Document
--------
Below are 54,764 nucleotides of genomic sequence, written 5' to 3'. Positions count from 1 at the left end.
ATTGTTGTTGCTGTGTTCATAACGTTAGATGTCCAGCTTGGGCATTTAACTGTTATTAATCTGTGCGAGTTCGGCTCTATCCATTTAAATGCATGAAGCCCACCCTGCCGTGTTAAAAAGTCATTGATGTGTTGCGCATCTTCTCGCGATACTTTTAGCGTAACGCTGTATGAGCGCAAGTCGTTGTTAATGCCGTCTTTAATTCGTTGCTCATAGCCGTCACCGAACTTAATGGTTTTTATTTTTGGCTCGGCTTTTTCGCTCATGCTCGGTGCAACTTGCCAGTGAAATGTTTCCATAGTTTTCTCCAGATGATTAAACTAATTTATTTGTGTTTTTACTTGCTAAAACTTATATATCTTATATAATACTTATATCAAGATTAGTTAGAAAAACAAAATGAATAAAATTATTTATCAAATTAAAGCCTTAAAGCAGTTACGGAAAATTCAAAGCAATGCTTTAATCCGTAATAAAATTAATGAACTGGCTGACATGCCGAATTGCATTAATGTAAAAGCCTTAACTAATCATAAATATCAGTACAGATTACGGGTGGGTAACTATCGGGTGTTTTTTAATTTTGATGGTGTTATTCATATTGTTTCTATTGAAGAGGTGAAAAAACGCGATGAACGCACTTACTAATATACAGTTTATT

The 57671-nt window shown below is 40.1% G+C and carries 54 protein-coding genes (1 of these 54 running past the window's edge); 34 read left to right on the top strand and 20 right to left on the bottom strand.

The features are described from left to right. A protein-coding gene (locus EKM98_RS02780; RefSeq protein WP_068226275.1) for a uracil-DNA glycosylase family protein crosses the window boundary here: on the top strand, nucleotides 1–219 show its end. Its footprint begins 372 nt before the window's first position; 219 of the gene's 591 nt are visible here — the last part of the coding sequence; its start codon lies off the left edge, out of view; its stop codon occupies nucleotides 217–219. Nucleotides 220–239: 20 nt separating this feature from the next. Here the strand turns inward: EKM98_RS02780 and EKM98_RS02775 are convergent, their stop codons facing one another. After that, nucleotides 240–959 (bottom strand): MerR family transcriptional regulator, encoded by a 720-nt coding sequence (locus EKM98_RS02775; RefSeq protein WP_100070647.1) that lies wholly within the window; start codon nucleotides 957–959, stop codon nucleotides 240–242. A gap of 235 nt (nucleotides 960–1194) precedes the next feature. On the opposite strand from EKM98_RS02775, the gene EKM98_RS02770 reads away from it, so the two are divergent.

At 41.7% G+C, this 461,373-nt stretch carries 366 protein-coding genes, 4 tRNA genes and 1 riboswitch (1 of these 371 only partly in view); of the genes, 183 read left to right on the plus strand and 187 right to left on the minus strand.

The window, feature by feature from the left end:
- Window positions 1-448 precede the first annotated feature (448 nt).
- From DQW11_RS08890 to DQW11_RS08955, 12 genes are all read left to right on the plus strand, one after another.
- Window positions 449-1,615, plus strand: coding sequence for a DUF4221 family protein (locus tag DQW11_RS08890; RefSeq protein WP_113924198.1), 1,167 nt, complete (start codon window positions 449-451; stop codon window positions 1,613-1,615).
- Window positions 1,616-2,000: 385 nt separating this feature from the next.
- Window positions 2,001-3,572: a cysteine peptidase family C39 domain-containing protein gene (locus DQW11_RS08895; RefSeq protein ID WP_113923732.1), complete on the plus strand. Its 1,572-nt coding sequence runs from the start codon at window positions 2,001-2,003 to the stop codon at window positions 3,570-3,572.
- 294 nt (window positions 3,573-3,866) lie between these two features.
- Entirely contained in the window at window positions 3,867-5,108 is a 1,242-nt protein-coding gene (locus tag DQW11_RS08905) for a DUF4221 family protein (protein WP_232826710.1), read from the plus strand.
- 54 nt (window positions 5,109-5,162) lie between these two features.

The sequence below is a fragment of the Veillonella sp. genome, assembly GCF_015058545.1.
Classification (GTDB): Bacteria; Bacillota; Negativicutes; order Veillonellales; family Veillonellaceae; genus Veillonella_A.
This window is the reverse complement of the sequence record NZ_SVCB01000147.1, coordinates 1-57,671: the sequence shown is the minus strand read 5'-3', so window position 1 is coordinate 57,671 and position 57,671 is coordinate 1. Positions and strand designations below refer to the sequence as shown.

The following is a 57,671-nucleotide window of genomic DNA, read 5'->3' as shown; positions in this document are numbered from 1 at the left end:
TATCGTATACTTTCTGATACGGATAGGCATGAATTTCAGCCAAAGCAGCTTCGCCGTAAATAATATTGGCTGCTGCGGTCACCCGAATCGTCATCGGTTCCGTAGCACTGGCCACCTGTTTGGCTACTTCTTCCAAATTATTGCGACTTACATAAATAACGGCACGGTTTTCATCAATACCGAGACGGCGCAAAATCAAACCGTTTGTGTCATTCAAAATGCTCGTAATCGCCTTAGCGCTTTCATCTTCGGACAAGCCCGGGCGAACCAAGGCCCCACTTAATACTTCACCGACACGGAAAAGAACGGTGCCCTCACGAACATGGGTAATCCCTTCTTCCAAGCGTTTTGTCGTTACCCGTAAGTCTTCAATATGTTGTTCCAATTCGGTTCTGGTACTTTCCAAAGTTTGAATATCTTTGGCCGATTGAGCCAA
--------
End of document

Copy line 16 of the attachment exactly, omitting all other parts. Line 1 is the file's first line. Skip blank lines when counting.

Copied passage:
Classification (GTDB): Bacteria; Bacillota; Negativicutes; order Veillonellales; family Veillonellaceae; genus Veillonella_A.